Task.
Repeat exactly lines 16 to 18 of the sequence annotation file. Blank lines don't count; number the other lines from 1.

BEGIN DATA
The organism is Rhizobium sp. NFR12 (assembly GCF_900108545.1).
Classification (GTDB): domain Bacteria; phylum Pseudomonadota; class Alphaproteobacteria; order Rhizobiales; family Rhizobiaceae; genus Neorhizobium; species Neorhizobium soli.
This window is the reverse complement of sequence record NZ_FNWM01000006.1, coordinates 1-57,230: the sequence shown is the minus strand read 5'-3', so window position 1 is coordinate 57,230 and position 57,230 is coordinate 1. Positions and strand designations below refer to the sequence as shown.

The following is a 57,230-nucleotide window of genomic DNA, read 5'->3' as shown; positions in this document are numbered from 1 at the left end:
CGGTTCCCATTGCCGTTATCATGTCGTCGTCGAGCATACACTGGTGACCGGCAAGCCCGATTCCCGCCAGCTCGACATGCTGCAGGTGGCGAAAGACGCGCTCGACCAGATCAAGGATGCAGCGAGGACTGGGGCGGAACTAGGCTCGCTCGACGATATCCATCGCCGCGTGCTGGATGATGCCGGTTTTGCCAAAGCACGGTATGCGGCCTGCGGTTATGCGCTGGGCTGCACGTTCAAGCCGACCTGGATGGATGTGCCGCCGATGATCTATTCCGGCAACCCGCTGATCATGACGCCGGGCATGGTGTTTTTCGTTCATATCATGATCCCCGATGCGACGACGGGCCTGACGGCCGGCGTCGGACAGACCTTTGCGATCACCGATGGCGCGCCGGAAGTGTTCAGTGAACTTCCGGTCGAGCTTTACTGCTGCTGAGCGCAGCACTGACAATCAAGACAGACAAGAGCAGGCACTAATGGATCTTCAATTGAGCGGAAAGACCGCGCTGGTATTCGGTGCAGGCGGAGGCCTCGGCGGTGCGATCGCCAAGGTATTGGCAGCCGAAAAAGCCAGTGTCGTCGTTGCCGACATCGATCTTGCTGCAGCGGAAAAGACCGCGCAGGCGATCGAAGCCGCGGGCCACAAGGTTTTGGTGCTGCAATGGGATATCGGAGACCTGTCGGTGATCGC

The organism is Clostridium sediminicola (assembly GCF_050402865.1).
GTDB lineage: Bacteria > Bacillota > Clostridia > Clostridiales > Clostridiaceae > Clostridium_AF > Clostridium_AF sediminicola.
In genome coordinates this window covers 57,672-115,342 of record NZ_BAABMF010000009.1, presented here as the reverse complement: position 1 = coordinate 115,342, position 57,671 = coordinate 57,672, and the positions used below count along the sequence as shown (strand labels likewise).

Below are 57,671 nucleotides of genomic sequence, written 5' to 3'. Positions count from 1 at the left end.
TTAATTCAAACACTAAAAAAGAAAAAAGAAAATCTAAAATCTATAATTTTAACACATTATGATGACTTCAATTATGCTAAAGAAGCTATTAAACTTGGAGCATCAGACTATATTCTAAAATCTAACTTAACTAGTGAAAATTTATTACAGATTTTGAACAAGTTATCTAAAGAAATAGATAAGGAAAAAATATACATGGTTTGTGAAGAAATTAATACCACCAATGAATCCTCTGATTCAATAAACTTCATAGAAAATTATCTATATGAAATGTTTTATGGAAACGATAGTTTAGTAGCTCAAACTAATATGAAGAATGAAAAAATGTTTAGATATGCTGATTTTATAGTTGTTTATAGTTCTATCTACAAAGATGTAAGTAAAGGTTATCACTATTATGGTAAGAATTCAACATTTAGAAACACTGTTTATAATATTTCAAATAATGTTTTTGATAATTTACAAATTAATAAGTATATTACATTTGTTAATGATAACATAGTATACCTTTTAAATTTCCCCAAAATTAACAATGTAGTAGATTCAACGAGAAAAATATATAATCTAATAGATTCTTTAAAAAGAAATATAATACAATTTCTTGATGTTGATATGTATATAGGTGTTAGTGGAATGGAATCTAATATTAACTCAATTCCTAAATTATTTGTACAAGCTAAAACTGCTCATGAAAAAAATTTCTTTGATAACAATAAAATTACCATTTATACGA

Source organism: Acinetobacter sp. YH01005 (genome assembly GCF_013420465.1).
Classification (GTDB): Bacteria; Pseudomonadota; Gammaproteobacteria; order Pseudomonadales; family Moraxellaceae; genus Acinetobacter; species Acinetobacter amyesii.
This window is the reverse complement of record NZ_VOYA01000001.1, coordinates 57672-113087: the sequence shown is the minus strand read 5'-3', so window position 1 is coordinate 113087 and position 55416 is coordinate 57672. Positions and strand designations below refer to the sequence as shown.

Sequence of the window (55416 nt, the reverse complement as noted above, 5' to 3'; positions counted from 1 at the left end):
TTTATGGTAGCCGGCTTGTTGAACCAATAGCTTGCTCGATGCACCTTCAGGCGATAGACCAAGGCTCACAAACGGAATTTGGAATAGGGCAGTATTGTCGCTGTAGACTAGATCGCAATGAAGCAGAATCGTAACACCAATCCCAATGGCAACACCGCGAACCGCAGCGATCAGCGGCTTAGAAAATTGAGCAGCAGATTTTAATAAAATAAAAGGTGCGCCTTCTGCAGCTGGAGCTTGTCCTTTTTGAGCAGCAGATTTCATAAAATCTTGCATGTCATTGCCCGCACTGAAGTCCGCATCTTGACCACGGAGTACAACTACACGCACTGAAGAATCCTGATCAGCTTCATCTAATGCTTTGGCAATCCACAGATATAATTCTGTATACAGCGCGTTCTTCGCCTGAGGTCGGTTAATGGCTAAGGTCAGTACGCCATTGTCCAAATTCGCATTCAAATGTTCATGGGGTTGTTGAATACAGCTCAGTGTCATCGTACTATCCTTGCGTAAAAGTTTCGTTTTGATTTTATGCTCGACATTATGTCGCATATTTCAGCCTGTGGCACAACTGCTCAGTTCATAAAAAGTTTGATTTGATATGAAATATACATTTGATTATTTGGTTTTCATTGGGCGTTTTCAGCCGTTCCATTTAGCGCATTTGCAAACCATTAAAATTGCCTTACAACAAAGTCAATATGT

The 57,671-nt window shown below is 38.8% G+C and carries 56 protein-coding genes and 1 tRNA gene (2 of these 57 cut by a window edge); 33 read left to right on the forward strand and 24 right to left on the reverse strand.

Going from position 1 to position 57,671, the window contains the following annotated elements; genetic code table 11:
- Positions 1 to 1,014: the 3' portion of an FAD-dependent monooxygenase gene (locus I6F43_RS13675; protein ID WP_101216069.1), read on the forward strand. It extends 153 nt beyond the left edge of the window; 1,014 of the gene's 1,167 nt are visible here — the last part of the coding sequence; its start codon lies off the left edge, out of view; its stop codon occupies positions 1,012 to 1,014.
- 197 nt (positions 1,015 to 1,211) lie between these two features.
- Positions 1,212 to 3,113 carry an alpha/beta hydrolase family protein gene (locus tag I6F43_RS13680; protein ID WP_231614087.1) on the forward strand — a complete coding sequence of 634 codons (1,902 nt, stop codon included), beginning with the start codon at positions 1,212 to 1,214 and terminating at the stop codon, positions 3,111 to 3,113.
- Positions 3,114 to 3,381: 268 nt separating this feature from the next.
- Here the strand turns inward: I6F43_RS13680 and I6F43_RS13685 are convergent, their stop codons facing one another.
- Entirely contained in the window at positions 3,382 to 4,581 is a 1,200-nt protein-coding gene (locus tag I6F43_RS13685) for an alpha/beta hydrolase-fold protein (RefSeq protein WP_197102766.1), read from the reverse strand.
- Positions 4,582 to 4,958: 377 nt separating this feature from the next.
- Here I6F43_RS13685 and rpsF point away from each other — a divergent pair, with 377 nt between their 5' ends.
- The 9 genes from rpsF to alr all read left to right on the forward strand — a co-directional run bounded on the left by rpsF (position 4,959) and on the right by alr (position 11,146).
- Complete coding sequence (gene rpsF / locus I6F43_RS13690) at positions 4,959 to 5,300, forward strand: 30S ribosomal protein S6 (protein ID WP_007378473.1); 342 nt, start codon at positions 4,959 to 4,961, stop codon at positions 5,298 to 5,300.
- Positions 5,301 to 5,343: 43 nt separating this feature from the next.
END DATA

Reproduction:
The 57,671-nt window shown below is 38.8% G+C and carries 56 protein-coding genes and 1 tRNA gene (2 of these 57 cut by a window edge); 33 read left to right on the forward strand and 24 right to left on the reverse strand.

Going from position 1 to position 57,671, the window contains the following annotated elements; genetic code table 11:
- Positions 1 to 1,014: the 3' portion of an FAD-dependent monooxygenase gene (locus I6F43_RS13675; protein ID WP_101216069.1), read on the forward strand. It extends 153 nt beyond the left edge of the window; 1,014 of the gene's 1,167 nt are visible here — the last part of the coding sequence; its start codon lies off the left edge, out of view; its stop codon occupies positions 1,012 to 1,014.